Women’s Search for Women Leaders in the Early Church
Some nineteenth-century women writers argued that the first Christians included women who were close to Paul—and maybe apostles themselves.
The Conservative Christian War on Rock and Roll
Tracing an early front in the culture wars to a trio of evangelical opponents of rock music in the 1950s and '60s.
Why Did Christianity Thrive in the U.S.?
Between 1870 and 1960, Christianity declined dramatically across much of Europe. Not in America. One historian explains why.
Why Covenant Marriage Failed to Take Off
Three states have legalized covenant marriage, which makes divorce difficult. Why didn't it stick among communities preoccupied with family values?
Did Kongolese Catholicism Lead to Slave Revolutions?
The legacy of Kimpa Vita, a Kongolese Catholic mystic, was felt from the U.S. to Haiti.
When Science and Religion Were Connected
During the Second Great Awakening of 1830, science and religion were seen as “two aspects of the same universal truth.”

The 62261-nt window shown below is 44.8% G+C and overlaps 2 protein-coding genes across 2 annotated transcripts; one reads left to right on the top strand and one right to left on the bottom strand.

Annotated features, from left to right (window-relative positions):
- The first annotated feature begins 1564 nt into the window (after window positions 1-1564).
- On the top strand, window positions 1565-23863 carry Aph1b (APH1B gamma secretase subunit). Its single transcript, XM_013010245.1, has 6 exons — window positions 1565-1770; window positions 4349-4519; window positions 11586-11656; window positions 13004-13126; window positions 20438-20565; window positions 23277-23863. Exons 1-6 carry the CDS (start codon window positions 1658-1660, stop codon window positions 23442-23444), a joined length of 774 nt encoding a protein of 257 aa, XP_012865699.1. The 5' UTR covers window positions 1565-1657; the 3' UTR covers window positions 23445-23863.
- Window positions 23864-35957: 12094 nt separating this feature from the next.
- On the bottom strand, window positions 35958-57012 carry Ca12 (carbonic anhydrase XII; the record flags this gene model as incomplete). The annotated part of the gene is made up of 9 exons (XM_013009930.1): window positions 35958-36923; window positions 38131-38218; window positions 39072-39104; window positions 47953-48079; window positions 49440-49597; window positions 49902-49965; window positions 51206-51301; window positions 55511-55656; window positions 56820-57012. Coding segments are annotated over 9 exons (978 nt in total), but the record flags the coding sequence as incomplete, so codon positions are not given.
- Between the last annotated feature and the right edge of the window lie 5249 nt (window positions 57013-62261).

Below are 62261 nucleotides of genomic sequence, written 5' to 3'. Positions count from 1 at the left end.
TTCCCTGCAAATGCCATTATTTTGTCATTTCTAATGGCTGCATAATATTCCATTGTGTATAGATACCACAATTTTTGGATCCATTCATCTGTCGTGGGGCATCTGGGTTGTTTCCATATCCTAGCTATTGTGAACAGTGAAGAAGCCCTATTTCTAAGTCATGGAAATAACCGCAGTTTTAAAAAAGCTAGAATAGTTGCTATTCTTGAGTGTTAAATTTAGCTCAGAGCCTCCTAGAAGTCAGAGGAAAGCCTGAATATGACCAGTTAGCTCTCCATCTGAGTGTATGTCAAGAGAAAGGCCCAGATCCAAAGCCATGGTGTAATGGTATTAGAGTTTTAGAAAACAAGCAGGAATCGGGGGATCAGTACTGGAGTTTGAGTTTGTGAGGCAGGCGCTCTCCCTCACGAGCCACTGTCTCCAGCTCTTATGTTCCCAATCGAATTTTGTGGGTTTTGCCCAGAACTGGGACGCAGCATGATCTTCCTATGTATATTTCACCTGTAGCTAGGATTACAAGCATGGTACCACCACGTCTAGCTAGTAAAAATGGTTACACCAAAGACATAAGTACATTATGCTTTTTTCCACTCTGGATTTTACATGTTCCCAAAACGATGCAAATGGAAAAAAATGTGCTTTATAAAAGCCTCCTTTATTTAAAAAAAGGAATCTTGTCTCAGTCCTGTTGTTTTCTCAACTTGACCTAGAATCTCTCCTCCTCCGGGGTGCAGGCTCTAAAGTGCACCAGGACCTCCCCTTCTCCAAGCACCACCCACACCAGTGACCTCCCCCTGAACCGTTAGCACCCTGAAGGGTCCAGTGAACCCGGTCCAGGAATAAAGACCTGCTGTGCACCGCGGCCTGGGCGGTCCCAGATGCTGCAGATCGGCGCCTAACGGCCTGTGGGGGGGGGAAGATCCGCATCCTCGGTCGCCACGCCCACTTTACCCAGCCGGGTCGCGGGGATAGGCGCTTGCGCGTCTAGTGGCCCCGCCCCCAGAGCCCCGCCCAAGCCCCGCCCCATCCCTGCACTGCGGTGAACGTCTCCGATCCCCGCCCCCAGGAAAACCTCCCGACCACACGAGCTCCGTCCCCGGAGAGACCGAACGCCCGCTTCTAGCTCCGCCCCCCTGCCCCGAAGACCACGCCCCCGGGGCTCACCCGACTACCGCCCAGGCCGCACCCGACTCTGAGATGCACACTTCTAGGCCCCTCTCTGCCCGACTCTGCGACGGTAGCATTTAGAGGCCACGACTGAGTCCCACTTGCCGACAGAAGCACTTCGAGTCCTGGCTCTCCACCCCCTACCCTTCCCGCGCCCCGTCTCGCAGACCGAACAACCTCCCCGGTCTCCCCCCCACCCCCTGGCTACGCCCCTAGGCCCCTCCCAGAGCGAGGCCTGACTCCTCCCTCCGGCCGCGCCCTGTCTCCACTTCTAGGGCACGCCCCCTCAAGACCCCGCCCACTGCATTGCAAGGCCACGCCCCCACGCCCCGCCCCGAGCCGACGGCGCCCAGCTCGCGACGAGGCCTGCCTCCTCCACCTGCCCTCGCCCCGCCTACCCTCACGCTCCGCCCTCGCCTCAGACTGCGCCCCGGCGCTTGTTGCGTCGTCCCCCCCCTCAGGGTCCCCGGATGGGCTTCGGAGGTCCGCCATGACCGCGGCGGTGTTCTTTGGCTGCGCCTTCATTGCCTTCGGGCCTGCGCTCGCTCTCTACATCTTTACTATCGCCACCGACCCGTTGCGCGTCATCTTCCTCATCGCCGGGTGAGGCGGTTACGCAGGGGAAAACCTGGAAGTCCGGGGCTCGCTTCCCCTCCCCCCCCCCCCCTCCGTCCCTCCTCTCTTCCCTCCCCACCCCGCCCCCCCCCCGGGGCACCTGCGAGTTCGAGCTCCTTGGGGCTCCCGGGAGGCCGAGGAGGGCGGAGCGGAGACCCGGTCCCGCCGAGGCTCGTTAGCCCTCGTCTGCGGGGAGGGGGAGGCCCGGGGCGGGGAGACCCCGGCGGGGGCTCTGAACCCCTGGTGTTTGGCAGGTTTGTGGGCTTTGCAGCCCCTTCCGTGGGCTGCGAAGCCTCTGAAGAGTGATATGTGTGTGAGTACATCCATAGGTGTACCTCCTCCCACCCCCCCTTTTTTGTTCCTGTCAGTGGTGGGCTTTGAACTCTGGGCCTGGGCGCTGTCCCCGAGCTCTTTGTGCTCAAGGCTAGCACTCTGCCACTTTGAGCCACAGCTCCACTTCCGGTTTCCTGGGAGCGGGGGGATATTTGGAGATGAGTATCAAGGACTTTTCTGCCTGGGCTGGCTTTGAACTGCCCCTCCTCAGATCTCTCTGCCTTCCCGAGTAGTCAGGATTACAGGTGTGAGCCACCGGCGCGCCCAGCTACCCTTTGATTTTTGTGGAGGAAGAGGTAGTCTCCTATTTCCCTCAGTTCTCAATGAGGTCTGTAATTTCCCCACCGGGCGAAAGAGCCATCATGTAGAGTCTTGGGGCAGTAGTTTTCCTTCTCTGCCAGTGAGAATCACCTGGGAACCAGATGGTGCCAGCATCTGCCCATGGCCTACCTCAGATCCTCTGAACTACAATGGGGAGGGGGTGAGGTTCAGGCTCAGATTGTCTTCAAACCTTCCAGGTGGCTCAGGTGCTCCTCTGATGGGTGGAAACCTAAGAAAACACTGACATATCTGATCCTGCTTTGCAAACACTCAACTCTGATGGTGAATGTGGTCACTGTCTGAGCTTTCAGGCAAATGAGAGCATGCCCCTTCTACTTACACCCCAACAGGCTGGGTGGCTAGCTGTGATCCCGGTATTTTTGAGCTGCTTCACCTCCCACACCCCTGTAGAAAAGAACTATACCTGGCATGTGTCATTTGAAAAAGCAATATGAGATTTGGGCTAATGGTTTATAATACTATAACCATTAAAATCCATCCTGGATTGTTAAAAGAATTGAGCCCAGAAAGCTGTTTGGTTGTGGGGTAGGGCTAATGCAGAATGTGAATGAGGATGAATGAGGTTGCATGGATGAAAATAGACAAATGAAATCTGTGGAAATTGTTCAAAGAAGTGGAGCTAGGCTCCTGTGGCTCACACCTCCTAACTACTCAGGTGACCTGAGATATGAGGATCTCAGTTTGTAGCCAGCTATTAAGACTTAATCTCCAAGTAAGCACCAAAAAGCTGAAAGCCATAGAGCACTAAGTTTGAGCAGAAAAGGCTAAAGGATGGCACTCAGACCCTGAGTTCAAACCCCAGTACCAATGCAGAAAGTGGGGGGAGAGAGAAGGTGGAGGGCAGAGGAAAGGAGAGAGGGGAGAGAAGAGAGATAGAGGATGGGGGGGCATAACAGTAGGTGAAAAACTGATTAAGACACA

How Antebellum Christians Justified Slavery
After Emancipation, some Southern Protestants refused to revise their proslavery views. In their minds, slavery had been divinely sanctioned.
Recognizing African Americans in the Anglican Church
At the royal wedding, bishop Michael Curry delivered a rousing address, calling attention to the African American experience in the Anglican Church.
The Literary Propaganda Campaign Against Mary, Queen of Scots
May of 1568 was a fateful month for Mary, Queen of Scots. She managed to escape prison, but only to be being defeated in battle soon after. Then she made the fateful decision to run to England.
Where Sunday School Comes From
Sunday school was just one part of nineteenth century reformers’ efforts to improve children’s lives and morals in this period. But the mission of Sunday schools changed significantly over the years.